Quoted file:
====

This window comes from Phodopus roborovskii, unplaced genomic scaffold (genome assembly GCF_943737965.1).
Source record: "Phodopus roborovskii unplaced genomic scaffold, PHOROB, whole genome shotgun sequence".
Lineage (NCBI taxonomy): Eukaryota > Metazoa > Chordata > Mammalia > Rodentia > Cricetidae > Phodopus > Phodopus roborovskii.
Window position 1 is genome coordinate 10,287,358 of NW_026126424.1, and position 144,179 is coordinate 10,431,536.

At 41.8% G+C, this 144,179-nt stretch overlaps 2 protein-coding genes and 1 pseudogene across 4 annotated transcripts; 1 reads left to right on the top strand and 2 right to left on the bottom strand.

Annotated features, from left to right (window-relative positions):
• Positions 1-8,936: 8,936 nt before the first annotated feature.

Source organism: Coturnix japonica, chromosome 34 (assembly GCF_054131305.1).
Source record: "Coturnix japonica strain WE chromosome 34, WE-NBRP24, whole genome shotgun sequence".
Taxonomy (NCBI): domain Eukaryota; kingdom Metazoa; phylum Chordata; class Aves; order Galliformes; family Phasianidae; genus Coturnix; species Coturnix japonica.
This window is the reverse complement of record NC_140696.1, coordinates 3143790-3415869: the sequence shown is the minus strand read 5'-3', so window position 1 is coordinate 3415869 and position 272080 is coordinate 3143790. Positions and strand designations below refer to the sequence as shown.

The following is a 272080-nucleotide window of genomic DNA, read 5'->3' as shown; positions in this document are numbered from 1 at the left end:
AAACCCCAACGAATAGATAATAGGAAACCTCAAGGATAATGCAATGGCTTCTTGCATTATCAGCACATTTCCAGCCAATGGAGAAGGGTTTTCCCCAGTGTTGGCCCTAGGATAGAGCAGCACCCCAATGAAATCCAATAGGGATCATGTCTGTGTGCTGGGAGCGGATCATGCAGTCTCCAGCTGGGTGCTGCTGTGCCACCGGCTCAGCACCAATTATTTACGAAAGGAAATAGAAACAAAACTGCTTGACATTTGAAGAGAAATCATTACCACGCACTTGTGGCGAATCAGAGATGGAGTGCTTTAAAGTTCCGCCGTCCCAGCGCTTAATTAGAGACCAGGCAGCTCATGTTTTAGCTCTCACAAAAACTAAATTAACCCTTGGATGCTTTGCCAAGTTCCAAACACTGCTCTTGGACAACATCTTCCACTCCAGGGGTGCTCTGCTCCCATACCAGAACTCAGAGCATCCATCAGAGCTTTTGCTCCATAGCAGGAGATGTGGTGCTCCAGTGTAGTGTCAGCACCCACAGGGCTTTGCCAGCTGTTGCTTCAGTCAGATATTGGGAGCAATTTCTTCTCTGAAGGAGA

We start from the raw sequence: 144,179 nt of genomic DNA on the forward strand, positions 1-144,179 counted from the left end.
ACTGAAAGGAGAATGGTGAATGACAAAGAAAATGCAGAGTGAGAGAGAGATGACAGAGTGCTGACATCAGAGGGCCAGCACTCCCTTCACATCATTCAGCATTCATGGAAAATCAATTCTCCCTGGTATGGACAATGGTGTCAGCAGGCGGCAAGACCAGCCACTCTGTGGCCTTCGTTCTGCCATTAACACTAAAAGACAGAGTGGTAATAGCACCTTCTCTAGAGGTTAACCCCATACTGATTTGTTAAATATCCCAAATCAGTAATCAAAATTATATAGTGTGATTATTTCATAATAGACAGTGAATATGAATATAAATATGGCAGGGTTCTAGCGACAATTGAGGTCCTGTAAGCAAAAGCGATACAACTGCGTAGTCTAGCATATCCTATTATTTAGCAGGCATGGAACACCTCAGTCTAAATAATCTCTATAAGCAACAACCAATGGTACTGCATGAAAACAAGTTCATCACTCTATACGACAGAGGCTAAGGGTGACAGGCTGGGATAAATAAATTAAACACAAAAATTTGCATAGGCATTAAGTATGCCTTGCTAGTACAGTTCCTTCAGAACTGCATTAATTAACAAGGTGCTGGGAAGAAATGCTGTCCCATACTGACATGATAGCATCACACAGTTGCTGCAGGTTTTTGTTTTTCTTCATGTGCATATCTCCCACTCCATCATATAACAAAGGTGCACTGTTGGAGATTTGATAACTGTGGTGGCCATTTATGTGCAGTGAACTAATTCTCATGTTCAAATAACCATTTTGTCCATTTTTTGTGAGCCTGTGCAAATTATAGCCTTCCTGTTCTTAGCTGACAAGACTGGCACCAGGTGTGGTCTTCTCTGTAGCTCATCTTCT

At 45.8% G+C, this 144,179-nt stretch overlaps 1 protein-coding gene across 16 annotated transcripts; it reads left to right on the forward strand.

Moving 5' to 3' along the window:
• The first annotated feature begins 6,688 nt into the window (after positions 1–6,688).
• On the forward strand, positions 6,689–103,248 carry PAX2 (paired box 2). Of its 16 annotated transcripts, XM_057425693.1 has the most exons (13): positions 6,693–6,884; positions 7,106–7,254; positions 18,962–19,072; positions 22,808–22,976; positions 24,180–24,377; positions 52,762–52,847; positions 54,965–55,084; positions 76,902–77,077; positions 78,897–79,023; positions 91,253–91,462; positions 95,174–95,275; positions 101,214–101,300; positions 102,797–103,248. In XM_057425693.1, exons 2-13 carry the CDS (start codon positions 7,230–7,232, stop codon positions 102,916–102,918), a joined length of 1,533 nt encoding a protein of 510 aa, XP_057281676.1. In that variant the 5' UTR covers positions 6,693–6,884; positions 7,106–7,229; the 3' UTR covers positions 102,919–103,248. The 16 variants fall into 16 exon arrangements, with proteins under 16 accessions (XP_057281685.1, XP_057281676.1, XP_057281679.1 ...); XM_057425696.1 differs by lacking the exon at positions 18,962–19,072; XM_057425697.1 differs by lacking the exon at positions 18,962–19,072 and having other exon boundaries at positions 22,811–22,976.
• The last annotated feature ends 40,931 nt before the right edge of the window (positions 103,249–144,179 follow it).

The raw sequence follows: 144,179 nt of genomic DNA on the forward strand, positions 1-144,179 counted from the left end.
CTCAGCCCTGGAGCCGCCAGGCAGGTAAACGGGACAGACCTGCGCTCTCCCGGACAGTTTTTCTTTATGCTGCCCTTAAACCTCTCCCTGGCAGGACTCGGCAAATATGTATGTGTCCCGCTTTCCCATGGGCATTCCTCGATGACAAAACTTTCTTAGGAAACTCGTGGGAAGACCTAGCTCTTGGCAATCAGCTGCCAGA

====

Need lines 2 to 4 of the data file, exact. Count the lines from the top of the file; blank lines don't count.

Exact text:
Source record: "Phodopus roborovskii unplaced genomic scaffold, PHOROB, whole genome shotgun sequence".
Lineage (NCBI taxonomy): Eukaryota > Metazoa > Chordata > Mammalia > Rodentia > Cricetidae > Phodopus > Phodopus roborovskii.
Window position 1 is genome coordinate 10,287,358 of NW_026126424.1, and position 144,179 is coordinate 10,431,536.